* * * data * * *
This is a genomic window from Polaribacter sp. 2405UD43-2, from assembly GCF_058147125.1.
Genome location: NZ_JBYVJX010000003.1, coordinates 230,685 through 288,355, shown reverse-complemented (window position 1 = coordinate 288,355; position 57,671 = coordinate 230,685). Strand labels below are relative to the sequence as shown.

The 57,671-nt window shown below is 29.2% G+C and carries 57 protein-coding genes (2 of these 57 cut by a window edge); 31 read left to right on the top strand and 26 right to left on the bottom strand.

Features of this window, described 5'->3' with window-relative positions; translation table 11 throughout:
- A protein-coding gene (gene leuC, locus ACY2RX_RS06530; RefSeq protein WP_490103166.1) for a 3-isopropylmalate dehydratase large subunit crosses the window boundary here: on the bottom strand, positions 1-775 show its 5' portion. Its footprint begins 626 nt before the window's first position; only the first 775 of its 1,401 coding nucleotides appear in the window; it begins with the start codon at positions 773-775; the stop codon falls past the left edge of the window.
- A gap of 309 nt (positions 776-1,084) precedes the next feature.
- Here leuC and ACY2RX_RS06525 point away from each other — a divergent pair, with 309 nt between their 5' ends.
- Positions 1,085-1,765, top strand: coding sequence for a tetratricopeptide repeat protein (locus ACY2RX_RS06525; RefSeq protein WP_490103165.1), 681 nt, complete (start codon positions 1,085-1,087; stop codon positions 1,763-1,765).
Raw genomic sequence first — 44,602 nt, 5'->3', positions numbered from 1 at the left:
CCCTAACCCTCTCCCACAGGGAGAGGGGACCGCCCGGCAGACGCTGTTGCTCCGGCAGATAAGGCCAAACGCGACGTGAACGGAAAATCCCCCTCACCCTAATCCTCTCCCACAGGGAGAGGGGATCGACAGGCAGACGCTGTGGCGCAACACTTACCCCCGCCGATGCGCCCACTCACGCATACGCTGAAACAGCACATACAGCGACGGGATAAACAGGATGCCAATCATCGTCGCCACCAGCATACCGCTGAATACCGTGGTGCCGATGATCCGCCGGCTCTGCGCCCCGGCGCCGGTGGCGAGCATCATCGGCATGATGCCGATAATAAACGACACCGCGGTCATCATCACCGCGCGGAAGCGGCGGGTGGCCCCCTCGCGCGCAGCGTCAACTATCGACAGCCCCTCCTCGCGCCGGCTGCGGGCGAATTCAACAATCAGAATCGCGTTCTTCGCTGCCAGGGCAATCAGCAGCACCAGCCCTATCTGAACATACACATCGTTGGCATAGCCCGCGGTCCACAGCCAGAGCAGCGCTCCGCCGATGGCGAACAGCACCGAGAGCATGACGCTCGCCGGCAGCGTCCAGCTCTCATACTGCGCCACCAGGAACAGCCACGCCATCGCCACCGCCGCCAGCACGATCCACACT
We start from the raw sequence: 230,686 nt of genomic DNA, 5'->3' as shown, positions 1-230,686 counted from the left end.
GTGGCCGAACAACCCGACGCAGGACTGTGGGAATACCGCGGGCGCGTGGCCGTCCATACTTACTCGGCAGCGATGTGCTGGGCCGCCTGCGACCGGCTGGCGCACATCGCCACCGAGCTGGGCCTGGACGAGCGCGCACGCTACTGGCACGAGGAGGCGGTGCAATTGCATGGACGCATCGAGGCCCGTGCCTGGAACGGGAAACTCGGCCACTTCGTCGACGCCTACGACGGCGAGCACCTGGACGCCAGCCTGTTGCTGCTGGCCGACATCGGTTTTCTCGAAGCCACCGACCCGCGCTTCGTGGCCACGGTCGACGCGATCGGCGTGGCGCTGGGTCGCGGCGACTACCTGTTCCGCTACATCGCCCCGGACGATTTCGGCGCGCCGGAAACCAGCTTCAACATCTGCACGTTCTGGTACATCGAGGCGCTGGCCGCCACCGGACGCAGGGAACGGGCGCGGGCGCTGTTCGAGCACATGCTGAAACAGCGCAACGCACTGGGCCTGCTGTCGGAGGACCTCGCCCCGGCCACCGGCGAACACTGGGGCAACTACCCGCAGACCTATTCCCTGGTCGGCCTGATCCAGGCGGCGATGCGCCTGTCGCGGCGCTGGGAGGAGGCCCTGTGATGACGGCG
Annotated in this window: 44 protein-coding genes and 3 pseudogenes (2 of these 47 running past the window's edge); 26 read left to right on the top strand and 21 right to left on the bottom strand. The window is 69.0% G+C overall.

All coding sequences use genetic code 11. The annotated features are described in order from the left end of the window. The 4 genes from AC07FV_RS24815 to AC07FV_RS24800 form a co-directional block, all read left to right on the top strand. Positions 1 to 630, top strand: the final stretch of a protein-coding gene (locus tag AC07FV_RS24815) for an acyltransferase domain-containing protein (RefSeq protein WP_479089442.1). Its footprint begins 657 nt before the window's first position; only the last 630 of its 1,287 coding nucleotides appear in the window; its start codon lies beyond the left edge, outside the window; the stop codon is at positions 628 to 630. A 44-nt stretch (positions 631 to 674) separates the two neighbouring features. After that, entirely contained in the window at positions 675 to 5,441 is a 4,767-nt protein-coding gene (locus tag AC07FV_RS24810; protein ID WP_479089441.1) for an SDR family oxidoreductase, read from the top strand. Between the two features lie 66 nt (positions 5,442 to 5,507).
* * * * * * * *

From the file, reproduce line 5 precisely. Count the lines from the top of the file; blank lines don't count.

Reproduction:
- A protein-coding gene (gene leuC, locus ACY2RX_RS06530; RefSeq protein WP_490103166.1) for a 3-isopropylmalate dehydratase large subunit crosses the window boundary here: on the bottom strand, positions 1-775 show its 5' portion. Its footprint begins 626 nt before the window's first position; only the first 775 of its 1,401 coding nucleotides appear in the window; it begins with the start codon at positions 773-775; the stop codon falls past the left edge of the window.